Michael Di Rocco
On July 8 and 9, family, friends, members of the community, and military comrades gathered to pay respects to Michael “Mike” Di Rocco of Brevard, NC. Husband, father, friend, parishioner, Marine, Green Beret, adventurer, restaurateur, and volunteer all describe this extraordinary man. As I attended the services held in his honor, I wondered how to say goodbye to a hero and friend.
Served as a Marine and as Special Forces Green Beret
Mike served his country as a Marine in the 1950’s and again in the 1960’s as a Special Forces Green Beret in Vietnam, embedded in the villages of the Central Highlands’ indigenous tribes. His Special Forces team recruited the mountain people and trained them to defend their hamlets against the Viet Cong. Mike served with courage and distinction. His many decorations include the Purple Heart and the Vietnamese Cross of Gallantry with Palm.
Final Roll Call
At his burial service at the Western Carolina State Veterans Cemetery in Black Mountain, NC on Friday, July 8, Di Rocco was honored by members of Special Forces Association, Chapter 17, who performed the poignant “Final Roll Call” – a tribute paid by soldiers to their deceased comrade.
On Saturday, members of the community joined Mike’s beloved wife, Maggie, and his family at a Memorial Mass at Sacred Heart Catholic Church, celebrated by Father Shawn O’Neal and assisted at the altar by Deacon Pat Crosby and Father Leo Gariazzo, special friends of the deceased.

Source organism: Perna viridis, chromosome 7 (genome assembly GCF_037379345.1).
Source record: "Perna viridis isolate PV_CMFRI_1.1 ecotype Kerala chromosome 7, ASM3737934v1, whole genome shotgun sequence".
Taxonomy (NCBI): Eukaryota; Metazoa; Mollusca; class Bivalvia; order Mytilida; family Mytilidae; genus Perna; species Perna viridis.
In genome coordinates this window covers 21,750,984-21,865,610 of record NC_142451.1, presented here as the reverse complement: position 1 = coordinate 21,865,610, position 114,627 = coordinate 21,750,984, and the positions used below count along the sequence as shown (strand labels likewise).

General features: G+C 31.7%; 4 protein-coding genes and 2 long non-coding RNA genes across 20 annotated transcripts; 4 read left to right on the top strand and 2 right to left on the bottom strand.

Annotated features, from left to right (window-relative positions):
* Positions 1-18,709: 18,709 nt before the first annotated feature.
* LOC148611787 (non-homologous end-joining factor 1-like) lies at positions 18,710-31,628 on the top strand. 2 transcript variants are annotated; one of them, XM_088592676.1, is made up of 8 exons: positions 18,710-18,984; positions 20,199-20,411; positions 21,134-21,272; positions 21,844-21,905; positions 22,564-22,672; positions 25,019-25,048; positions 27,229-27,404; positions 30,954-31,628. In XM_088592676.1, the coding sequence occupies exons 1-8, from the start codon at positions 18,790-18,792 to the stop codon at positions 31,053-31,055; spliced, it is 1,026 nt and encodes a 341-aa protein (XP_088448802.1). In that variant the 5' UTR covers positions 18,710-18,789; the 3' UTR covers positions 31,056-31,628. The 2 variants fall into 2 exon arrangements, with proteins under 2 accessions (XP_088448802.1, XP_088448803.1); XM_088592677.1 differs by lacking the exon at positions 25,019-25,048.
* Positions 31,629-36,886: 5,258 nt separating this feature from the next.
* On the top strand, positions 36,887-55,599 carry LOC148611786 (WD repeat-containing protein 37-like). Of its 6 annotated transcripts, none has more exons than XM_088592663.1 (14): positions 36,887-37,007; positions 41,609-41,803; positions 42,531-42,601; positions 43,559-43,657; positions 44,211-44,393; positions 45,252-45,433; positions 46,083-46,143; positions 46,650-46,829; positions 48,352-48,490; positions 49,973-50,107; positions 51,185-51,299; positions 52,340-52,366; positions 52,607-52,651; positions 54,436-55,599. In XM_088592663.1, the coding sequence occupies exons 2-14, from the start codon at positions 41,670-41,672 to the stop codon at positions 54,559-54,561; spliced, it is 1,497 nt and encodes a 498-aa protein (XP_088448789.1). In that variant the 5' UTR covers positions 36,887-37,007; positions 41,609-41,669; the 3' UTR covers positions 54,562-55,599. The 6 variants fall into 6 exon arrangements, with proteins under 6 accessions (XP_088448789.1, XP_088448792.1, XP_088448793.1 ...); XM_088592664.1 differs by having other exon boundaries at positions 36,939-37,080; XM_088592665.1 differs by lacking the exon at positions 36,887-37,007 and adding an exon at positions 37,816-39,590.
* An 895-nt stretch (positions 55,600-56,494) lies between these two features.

Mike’s son, Frank, regaled the congregation with stories of Mike’s adventures. In the late 60’s, Mike first heard of parasailing. “My dad thought, ‘Yeah, I have a parachute. I could do that,’’’ Frank said. “He modified his parachute. Then he threw it and a section of mountain rope into the family station wagon.” At that time, I-95 was under construction near their home in Pompano Beach, Florida. “We drove out to the unfinished highway, hooked Dad up, attached the rope to the station wagon, and drove. And lo and behold, there we were on I-95 with Dad parasailing behind us!”
The Transylvania County Honor Guard, led by Ray McCall NCOIC and Chaplain James Boatwright, Capt. and three active duty Senior Master Sergeants from the Fort Bragg Green Berets, performed an honor ceremony which included a three-round volley, the playing of taps, and the folding and presentation of the flag to Maggie Di Rocco.
The service concluded as the congregation sang “God Bless America.”
A Gentleman and a Mentor
Throughout the weekend, I thought of Mike and Maggie Di Rocco, inseparable as together they lived life to the fullest while facing its challenges. Mike was the first veteran I interviewed for my book, “Welcome Home, Brother.” He served on the Board at the Veterans History Museum where he spent hours visiting and sharing stories with veterans from across the nation. Despite living through the brutality of combat in Vietnam, Mike remained a gentleman and a mentor to many. We will never forget him.
Farewell to a Hero
How do we say “farewell” to a hero? There’s no need to do so. Memories of Mike’s courage, patriotism, loyalty, service, love of adventure, kindness, sense of humor, and devotion to church and family live within us. And perhaps, through his example, we might live better lives. Instead of “farewell,” let us say “thank you!”
Maggie and Mike Di Rocco at a patriotic concert, Brevard College circa 2018.
Article By Michel Roberts
Above photo:: Members of Special Forces Association, Smoky Mountains Chapter. L-R: Bill Gunn, William Knowlton, John Funderburk, Robert Terry Smith, and Phill Hanson
Mike Di Rocco in his Special Forces green jacket, having a good time at the Veterans History Museum of the Carolinas.